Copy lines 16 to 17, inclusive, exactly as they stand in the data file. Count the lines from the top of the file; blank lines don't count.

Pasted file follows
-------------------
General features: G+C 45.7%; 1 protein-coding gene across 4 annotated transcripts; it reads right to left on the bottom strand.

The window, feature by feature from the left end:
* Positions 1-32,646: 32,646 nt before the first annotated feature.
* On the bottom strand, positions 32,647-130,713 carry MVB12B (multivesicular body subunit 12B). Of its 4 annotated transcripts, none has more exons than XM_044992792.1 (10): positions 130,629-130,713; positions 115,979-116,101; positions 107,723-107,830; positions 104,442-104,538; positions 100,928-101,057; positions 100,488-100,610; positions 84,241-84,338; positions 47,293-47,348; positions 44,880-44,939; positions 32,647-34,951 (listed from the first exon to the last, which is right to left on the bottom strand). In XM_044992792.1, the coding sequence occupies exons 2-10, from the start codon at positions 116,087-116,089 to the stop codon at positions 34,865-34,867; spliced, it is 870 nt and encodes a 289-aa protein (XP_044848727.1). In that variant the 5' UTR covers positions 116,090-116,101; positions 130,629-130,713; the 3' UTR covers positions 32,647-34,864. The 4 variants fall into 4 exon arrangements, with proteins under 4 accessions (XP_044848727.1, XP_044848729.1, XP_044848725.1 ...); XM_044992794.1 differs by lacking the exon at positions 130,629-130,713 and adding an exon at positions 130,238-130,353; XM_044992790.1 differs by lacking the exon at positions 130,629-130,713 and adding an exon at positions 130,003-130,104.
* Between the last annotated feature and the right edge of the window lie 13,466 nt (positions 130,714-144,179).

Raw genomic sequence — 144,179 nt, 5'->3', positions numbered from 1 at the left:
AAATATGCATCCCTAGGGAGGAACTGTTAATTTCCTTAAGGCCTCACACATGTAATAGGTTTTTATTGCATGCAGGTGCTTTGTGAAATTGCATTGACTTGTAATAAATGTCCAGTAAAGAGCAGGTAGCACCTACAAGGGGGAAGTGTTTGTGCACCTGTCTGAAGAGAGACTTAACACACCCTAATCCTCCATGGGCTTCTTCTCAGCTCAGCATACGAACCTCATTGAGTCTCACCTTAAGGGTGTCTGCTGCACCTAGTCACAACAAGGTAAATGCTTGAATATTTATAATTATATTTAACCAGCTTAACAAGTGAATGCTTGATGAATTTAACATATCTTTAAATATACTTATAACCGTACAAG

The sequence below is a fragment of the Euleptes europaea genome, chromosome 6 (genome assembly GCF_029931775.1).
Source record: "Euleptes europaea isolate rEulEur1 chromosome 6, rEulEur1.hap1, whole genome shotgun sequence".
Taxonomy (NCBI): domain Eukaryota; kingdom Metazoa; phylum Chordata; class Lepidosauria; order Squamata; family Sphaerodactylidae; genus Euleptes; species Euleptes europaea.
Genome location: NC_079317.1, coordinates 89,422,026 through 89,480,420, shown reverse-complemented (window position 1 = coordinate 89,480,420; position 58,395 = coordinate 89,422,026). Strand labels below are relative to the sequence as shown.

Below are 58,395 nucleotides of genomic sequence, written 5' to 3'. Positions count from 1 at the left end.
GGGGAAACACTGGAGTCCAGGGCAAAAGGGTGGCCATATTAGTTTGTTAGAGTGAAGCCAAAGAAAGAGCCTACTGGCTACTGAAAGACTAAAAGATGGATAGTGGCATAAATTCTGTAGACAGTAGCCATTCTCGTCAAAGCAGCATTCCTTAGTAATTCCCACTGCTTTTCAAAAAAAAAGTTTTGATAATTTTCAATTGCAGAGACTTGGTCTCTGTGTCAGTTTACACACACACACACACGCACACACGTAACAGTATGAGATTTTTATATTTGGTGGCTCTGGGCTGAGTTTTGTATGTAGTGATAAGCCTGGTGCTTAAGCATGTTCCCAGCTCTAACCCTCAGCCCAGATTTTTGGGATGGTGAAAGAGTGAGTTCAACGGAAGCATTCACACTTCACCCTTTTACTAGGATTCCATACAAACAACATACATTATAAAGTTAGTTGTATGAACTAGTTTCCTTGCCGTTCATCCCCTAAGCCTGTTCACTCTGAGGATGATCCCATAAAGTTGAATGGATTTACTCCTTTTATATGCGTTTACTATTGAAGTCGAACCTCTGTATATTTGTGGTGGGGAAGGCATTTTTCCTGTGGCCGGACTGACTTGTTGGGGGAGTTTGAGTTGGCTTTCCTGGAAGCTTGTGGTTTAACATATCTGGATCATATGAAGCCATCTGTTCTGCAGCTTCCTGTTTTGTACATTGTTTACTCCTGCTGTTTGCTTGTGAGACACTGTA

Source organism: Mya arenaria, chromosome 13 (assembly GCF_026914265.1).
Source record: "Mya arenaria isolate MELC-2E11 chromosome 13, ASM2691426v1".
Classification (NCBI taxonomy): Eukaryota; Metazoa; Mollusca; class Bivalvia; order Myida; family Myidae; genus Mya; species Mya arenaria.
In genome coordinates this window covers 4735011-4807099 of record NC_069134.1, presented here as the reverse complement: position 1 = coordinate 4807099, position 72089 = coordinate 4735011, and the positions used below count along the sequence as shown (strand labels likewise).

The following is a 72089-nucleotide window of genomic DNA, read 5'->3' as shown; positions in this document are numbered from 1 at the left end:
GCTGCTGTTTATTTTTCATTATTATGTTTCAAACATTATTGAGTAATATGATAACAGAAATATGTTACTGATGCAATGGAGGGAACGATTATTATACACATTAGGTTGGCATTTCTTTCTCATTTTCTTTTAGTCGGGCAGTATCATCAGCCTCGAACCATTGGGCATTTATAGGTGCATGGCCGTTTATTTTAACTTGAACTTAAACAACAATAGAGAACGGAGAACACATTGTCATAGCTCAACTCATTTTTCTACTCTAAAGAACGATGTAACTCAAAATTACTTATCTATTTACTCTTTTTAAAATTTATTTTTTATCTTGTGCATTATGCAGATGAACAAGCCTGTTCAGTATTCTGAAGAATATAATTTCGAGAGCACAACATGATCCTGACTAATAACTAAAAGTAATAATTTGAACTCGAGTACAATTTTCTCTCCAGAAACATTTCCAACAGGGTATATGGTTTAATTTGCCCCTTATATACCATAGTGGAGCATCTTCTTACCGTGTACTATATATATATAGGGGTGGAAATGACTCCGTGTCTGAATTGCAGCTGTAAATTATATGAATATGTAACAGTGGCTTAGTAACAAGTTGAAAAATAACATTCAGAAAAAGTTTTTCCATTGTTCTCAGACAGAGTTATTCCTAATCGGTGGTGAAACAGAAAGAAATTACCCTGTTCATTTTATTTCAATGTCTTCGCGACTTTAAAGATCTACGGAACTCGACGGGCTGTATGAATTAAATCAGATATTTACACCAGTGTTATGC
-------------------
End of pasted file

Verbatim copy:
Classification (NCBI taxonomy): Eukaryota; Metazoa; Mollusca; class Bivalvia; order Myida; family Myidae; genus Mya; species Mya arenaria.
In genome coordinates this window covers 4735011-4807099 of record NC_069134.1, presented here as the reverse complement: position 1 = coordinate 4807099, position 72089 = coordinate 4735011, and the positions used below count along the sequence as shown (strand labels likewise).